Q: Hi Pat. Thanks for your Sunday MarketWise questions and answers. So, here’s one. Recently I heard a commercial regarding protection against having some unscrupulous people steal one’s homeownership deed. They claim something to the extent if you don’t have their service, you might put yourself in danger of having your deed being somehow overtaken. The idea being that having loans made against it, then leaving one with having to pay back the loans because their property was used as collateral. So you can’t pay the loans back, and you lose your property. The company even tells one to go on their website and enter their address to see if you’re on the list. If any of this is true, doesn’t title insurance cover your property?
A: The business model of these entrepreneurs is capitalizing on the “business practice” of fraudsters who engage in “house stealing.” According to the experts, post-policy fraud and forgery is mainly a civil and criminal matter. Criminals who assume the identity of the property owners, realty agents and escrow officers have always been on the FBI’s radar. In Silicon Valley, the following is posted online in bright red: “As of Monday, 11/5/2018, the Santa Clara County Clerk-Recorder’s Office will no longer offer an online search of the Official Record Index. Real estate records for Santa Clara County since 1850 are available after they have been recorded. These records will only be available for purchase in person or by mail. This affords greater privacy protections to all individuals whose information appears in the database, and furthers use of the index only for lawful and appropriate purposes.”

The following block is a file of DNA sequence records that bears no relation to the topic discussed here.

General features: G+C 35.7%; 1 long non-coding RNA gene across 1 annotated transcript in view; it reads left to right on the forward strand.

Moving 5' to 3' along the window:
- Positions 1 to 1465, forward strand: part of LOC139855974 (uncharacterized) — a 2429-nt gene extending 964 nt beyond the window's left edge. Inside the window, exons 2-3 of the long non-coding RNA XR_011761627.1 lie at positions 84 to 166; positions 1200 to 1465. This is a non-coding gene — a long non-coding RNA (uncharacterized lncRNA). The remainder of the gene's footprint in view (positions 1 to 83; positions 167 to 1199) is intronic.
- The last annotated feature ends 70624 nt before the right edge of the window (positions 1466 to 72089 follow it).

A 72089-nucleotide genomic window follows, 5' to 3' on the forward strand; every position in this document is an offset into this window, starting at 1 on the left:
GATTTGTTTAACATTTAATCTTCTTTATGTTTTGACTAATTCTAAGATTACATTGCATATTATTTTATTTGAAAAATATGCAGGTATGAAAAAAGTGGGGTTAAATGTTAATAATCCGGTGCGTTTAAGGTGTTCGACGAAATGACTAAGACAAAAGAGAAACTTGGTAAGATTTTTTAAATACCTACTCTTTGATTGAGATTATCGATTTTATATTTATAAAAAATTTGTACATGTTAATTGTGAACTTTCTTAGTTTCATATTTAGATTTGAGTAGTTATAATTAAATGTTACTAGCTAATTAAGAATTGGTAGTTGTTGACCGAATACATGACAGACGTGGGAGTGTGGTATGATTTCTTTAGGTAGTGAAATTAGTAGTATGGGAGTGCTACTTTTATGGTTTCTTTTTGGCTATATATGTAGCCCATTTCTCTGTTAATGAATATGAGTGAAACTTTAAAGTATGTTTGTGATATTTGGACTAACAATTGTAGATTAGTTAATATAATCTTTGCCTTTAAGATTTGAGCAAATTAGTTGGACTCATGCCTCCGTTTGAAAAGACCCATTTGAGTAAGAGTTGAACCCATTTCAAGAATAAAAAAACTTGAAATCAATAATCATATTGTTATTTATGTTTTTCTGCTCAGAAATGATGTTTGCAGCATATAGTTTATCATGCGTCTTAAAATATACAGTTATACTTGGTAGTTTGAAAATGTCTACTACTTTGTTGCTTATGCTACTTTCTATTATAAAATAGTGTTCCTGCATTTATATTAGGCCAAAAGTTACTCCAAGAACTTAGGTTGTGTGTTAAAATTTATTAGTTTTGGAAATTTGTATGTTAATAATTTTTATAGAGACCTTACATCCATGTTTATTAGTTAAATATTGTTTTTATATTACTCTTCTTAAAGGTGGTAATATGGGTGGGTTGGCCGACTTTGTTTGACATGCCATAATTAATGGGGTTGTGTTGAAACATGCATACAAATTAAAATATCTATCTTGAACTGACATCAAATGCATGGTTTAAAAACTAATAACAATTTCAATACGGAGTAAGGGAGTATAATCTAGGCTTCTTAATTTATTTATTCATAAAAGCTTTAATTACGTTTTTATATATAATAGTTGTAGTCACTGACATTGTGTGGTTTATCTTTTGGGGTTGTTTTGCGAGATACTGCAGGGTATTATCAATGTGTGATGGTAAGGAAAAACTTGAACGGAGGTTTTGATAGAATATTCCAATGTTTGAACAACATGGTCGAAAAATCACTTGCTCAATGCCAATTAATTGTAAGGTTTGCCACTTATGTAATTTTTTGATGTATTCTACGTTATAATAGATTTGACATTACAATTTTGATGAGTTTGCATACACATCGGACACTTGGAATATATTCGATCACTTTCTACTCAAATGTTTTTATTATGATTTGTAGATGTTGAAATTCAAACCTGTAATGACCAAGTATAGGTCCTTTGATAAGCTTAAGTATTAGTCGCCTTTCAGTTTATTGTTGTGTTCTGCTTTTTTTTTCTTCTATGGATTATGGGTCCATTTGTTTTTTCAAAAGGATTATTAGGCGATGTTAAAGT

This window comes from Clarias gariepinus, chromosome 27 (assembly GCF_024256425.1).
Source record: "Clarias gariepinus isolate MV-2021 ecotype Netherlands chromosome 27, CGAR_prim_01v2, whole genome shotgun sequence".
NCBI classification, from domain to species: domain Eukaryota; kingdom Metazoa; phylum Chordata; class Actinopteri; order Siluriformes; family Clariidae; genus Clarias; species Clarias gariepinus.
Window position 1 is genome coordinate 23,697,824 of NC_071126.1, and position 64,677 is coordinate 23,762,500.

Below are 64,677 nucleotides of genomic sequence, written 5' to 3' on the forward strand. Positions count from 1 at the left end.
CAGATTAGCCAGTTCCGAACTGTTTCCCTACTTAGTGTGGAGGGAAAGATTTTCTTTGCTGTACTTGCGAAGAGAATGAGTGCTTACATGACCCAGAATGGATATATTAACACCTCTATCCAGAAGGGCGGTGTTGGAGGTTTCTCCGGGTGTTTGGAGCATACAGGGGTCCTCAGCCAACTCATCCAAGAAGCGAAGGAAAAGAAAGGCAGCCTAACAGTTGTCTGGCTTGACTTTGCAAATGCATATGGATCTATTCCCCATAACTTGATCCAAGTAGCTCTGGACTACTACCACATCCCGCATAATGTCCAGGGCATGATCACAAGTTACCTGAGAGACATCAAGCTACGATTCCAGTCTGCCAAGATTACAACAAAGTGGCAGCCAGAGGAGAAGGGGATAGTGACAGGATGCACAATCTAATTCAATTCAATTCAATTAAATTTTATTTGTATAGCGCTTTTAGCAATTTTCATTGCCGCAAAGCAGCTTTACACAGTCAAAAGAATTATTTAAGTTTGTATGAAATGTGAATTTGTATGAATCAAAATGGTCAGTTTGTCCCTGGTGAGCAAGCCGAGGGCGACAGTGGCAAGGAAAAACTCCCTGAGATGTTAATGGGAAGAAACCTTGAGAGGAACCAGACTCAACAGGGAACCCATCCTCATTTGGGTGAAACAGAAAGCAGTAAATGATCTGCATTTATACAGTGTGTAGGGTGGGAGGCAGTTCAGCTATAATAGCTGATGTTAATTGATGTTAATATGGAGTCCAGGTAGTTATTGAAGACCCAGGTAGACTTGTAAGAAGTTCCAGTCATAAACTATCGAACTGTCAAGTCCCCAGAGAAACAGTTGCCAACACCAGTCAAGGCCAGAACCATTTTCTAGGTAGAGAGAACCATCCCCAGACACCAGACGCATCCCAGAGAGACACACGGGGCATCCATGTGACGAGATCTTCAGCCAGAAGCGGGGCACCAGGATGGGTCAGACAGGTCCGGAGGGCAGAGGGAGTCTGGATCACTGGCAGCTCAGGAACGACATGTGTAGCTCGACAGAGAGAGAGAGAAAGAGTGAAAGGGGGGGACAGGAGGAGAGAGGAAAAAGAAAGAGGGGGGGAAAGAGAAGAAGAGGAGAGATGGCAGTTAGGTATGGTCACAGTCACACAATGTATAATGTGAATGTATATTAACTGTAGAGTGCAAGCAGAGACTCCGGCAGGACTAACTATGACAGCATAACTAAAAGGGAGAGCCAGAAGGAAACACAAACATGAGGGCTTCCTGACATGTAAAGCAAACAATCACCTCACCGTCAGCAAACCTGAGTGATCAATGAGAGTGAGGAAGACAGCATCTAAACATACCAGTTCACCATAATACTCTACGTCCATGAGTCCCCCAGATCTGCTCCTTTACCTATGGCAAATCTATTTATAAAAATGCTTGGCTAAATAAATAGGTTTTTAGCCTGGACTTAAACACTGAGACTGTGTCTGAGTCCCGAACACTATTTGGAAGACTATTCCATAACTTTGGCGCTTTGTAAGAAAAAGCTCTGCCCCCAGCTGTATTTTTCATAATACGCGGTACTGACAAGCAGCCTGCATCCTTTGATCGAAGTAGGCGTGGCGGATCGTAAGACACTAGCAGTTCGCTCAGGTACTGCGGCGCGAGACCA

The Great Recession proved to be a breeding ground for these lawbreakers. Vacant properties peppered the American landscape. To make matters worse, those who lost their homes due to foreclosure were competing in a hot rental housing market. Many were fleeced out of cash by criminals renting properties they did not own or manage. Distressed owners are another target of fraudsters. Check with your county recorder’s office to see how you can save $15 a month to make sure no one has placed loans on your property. To assist the older adults in your life, visit the FBI’s Fraud Against Seniors webpage.
Realtor Pat Kapowich is a career-long consumer protection advocate and Certified Real Estate Brokerage Manager. Contact him at 408-245-7700, [email protected] DRE# 00979413 SiliconValleyBroker.com YouTube.com/PatKapowich